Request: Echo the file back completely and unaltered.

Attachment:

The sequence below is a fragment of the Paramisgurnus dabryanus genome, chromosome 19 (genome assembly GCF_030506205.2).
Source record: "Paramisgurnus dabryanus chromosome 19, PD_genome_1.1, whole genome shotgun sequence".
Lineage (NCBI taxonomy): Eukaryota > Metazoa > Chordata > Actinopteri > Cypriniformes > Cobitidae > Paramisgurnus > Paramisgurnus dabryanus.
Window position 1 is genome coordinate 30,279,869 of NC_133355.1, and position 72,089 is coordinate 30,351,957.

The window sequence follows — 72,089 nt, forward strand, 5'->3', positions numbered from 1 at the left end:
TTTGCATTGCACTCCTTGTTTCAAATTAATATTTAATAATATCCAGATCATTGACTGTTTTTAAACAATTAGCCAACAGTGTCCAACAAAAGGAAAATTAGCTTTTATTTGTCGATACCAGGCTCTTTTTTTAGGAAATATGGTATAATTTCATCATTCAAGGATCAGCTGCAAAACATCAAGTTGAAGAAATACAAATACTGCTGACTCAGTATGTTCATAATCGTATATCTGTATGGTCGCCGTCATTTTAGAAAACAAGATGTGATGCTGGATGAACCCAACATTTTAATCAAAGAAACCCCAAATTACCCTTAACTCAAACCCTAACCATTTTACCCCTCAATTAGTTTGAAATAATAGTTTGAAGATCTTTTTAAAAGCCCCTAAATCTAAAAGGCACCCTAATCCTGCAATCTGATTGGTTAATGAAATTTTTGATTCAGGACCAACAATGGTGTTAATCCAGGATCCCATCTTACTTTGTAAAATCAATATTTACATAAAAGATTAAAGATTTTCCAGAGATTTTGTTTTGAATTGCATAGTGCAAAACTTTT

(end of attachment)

The sequence below is a fragment of the Paramisgurnus dabryanus genome, chromosome 19 (genome assembly GCF_030506205.2).
Source record: "Paramisgurnus dabryanus chromosome 19, PD_genome_1.1, whole genome shotgun sequence".
Lineage (NCBI taxonomy): Eukaryota > Metazoa > Chordata > Actinopteri > Cypriniformes > Cobitidae > Paramisgurnus > Paramisgurnus dabryanus.
Window position 1 is genome coordinate 30,279,869 of NC_133355.1, and position 72,089 is coordinate 30,351,957.

The window sequence follows — 72,089 nt, forward strand, 5'->3', positions numbered from 1 at the left end:
TTTGCATTGCACTCCTTGTTTCAAATTAATATTTAATAATATCCAGATCATTGACTGTTTTTAAACAATTAGCCAACAGTGTCCAACAAAAGGAAAATTAGCTTTTATTTGTCGATACCAGGCTCTTTTTTTAGGAAATATGGTATAATTTCATCATTCAAGGATCAGCTGCAAAACATCAAGTTGAAGAAATACAAATACTGCTGACTCAGTATGTTCATAATCGTATATCTGTATGGTCGCCGTCATTTTAGAAAACAAGATGTGATGCTGGATGAACCCAACATTTTAATCAAAGAAACCCCAAATTACCCTTAACTCAAACCCTAACCATTTTACCCCTCAATTAGTTTGAAATAATAGTTTGAAGATCTTTTTAAAAGCCCCTAAATCTAAAAGGCACCCTAATCCTGCAATCTGATTGGTTAATGAAATTTTTGATTCAGGACCAACAATGGTGTTAATCCAGGATCCCATCTTACTTTGTAAAATCAATATTTACATAAAAGATTAAAGATTTTCCAGAGATTTTGTTTTGAATTGCATAGTGCAAAACTTTT